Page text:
Cougar Watching Trumps Fishing

By Bill Green

Being an avid streamer fisherman on the Provo River, if you were to tell me that if I were to spend three days on a fishing trip and experience greater excitement in something other than catching fish, I would say, "No way!" Yet, that is exactly what happened on a recent fishing outing in Emery County.

My wife, Iona, and I had been invited to spend a few days with Lee and Maxine Bamgartner in a duplex they own in the town of Emery. We planned to visit a different area each day to see the country and enjoy fishing some of the local waters. Even though the scenery alone was well worth the trip, we had some other experiences that merit sharing.

On the first afternoon Lee drove us to Joe's Valley Reservoir via Castle Dale on Highway 29. We caught a few fish, although it was pretty slow. Around 6:30 p.m. we started back and I asked Lee to stop and let me try my streamer on the river on the way down the canyon. He obliged at the first turn-out and I was able to bring two browns up, as he looked on. He then pulled over at the second turn-out to let me try again. As I started down the bank I received the shock of my life. There was a cougar lying on a big rock! When he saw me, he leaped right into the middle of the river in a deep, swift hole. I was yelling to tell the others what was happening so they could see, too, but all that would come out was "Look! Look! Look!" Finally, I blurted out, "A cougar!" The others ran to my side in time to see it leap out of the water onto a rock on the other side of the river and then climb straight up the canyon wall at least 200 feet before sloping to look at us. It was incredible! The canyon wall must have been on an 80 degree incline and that cougar went up it like it wasn't even there. Such power, agility and grace is almost indescribeable. I have fished, backpacked, and hunted all over the western states for over 50 years and that was the first time I ever saw a cougar in the wild.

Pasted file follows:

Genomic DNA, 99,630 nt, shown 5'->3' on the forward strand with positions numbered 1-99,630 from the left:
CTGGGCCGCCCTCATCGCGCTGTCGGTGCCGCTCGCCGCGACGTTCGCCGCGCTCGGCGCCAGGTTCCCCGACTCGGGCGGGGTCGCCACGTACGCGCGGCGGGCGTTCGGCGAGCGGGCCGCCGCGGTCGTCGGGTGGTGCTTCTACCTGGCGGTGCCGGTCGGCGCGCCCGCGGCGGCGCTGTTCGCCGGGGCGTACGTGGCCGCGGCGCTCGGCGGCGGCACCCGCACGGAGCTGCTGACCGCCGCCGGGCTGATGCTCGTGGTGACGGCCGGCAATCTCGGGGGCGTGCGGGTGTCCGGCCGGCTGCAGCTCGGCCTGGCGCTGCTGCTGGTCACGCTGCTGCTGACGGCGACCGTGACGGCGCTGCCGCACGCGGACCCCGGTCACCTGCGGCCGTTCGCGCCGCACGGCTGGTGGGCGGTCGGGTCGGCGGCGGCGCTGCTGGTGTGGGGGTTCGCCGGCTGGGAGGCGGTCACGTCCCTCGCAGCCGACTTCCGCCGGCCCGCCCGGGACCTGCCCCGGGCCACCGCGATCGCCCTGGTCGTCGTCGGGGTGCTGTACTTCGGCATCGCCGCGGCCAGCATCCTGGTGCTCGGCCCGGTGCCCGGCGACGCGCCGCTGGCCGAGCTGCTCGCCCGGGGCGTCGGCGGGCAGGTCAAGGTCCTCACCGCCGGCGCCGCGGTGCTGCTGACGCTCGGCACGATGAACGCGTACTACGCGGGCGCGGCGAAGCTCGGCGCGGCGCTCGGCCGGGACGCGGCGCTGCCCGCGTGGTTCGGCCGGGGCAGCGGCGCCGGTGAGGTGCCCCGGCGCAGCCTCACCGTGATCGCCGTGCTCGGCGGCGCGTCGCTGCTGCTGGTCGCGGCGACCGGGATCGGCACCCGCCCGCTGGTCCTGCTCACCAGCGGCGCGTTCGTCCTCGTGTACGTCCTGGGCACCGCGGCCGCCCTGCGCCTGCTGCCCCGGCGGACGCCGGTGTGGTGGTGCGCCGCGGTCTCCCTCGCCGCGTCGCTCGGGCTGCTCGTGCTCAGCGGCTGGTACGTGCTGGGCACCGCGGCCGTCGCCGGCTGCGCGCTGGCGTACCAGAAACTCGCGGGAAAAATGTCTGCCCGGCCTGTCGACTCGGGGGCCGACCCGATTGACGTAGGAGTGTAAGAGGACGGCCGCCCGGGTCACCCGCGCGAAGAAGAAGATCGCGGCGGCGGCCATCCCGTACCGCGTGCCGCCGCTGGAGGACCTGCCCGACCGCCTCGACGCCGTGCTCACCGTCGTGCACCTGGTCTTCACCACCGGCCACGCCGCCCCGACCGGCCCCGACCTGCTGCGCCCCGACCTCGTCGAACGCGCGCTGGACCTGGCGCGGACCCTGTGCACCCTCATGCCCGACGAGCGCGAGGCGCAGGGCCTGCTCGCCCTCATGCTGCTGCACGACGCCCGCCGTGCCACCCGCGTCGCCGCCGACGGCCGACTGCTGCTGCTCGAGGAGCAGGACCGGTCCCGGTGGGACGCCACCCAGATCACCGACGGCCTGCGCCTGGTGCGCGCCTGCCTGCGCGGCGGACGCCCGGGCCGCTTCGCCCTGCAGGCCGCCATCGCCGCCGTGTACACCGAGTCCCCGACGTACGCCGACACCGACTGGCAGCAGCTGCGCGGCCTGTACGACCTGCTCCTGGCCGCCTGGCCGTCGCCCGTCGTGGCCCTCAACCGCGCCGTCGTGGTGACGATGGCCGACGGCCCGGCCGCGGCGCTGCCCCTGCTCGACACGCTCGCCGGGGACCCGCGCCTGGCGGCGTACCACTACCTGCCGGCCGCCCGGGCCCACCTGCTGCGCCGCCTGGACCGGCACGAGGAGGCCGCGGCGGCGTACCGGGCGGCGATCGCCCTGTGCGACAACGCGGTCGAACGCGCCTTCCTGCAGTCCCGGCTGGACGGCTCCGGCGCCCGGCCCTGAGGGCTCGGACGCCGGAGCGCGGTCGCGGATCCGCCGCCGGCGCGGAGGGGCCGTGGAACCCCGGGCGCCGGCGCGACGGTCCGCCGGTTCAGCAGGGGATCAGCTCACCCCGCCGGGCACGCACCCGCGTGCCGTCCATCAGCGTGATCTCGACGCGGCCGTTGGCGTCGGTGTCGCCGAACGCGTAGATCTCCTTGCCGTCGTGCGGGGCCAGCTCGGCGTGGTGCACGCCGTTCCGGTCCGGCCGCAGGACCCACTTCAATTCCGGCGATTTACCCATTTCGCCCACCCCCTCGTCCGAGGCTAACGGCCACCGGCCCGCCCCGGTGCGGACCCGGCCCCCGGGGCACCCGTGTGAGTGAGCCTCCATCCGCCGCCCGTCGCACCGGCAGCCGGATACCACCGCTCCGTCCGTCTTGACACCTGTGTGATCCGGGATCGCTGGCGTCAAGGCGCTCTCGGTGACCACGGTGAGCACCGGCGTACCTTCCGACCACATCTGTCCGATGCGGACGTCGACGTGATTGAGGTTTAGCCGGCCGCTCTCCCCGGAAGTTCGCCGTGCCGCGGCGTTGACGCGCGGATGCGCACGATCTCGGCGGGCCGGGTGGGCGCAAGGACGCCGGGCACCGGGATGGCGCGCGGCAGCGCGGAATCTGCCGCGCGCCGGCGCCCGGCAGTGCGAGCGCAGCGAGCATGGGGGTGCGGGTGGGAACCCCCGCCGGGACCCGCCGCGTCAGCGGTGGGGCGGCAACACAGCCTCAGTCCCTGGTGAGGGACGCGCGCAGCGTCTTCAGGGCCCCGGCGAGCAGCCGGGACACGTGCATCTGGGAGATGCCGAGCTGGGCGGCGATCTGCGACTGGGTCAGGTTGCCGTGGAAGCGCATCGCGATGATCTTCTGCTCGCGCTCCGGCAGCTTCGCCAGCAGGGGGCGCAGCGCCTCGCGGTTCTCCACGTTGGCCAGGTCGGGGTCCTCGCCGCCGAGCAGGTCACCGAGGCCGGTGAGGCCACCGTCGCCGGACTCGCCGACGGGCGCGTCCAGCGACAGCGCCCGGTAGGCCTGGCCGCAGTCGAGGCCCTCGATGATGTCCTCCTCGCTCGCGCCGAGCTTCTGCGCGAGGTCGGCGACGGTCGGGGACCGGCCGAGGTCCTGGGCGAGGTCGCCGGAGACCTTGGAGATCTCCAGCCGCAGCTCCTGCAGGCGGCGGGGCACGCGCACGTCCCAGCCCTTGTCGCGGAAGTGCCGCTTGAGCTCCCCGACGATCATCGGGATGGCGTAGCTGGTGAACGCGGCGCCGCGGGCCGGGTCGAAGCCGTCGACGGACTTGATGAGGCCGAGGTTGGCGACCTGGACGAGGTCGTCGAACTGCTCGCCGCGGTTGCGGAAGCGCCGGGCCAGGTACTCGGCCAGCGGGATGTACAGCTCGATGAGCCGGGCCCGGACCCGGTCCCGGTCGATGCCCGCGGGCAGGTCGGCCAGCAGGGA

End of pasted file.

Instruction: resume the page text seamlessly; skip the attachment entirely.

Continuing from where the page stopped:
The next day was the 24th of July, so we went sight seeing in the San Rafael River country. However, on the 25th, Lee got us up early in the morning to go up to Ferron Reservoir. We had just completed the long steep grade and were on a more gradual incline. On the left side of the road was a steep bank of 8 or 10 feet and on the right side the terrain sloped downhill.

All of a sudden, about 40 to 50 feet in front of the car, a cougar leaped from the bank on the left, landed in the road, and then bounded across the road and down the mountain side on the right. Since we had seen quite a few deer, we were all alertly looking and were able to see this second cougar even closer than the first. Again, the fishing was slow, bit we were excited to report our two sightings of cougars to the National Forest Service in Ferron. They were amazed that we had seen two cougars in just a three-day period, in totally different canyons.

I must say I had a hard time sleeping, wondering what the next day would provide for excitement. We had determined that we would again leave Emery early in the morning and drive south on Highway 10 to Highway 72 and then turn off and make the circle going by the Mill Meadow, Johnson Reservoir, Fish Lake and on to Loa and back, stopping at Forsythe Reservoir for some evening fishing. We had just gone a few miles past a scenic overlook on Highway 72 and on the left was a large flat meadow. Maxine spotted something walking across the meadow and yelled, "Stop the car!" I was driving and thought she had just seen a deer, so I didn't want to stop, but I did slow down. She then said, "It's a cougar!" I thought, " Oh yeah! I'm sure!" She then burst out more emphatically, Stop the car!" This time I did stop and turned to look at the meadow. There, as big as life, was a cougar walking along. When I stopped, he started to run and the grace and speed he displayed was an awesome sight. We learned later that a local hunter had a treed a cougar and let him go in an area very close to where this one was sighted. The fishing was somewhat better on this day, but that was relatively insignificant to the real excitement of the day.

This was the most exciting fishing trip of my life and not because of the fish. Four of us had seen three cougars in four days, each in a different area. As Iona and I went through Ferron on our way home on Saturday, we stopped to report this last sighting to the Forest Service. They were closed. It was probably just as well, they never would have believed a third sighting from us, anyway. I wouldn't have believed it either if it had not happened to the four of us. I can't wait for Lee and Maxine to invite us down again for another fishing trip. I have finally found something more exciting than catching fish!